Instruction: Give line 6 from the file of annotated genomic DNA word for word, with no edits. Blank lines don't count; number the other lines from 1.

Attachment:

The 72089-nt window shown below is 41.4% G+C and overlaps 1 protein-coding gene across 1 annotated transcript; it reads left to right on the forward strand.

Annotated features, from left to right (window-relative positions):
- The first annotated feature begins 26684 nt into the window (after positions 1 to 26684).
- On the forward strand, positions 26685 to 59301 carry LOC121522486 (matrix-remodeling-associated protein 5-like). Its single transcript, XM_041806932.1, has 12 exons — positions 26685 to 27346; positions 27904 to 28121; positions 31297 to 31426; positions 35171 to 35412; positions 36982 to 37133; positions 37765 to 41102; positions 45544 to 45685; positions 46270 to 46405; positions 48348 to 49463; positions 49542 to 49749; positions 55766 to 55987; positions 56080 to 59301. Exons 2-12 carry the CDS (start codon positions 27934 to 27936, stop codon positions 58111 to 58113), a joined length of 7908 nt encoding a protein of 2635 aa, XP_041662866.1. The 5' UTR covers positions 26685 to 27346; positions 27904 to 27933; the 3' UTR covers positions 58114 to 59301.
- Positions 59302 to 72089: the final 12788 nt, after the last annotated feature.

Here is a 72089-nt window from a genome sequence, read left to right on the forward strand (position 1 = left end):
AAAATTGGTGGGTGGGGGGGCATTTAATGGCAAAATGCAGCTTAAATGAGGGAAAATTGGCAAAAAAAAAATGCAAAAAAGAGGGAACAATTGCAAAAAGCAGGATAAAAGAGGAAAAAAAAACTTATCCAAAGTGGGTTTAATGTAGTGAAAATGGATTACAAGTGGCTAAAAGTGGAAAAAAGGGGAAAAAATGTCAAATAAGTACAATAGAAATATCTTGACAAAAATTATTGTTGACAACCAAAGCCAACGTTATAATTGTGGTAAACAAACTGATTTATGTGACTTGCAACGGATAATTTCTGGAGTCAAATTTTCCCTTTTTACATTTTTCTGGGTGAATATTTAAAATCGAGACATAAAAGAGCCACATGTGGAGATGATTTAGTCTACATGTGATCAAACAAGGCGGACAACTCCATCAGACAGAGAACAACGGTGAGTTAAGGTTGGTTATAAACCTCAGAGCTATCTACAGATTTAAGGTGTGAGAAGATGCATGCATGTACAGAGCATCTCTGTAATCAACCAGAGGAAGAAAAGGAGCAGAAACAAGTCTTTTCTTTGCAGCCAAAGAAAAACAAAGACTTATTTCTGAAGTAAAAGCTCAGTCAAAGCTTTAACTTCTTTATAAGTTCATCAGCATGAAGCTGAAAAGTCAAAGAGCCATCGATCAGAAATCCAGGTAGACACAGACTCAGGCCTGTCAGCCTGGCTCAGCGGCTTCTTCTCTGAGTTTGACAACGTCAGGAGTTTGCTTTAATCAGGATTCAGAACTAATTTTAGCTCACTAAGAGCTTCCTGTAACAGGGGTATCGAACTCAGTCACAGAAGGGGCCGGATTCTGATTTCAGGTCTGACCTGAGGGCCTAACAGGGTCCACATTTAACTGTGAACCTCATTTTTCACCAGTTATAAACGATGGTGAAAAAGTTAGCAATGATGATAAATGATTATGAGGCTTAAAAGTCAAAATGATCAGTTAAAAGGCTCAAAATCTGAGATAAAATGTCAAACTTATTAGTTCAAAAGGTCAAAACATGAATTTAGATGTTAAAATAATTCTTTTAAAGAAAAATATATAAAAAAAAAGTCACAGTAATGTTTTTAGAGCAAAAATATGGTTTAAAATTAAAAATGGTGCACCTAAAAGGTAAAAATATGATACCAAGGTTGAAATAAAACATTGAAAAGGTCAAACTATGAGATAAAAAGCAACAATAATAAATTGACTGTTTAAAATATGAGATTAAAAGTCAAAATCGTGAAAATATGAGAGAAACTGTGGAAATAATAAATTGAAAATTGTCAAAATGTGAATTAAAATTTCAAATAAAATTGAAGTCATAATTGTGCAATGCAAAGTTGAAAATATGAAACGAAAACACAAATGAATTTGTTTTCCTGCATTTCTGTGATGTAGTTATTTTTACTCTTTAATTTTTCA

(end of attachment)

Here is a 72089-nt window from a genome sequence, read left to right on the forward strand (position 1 = left end):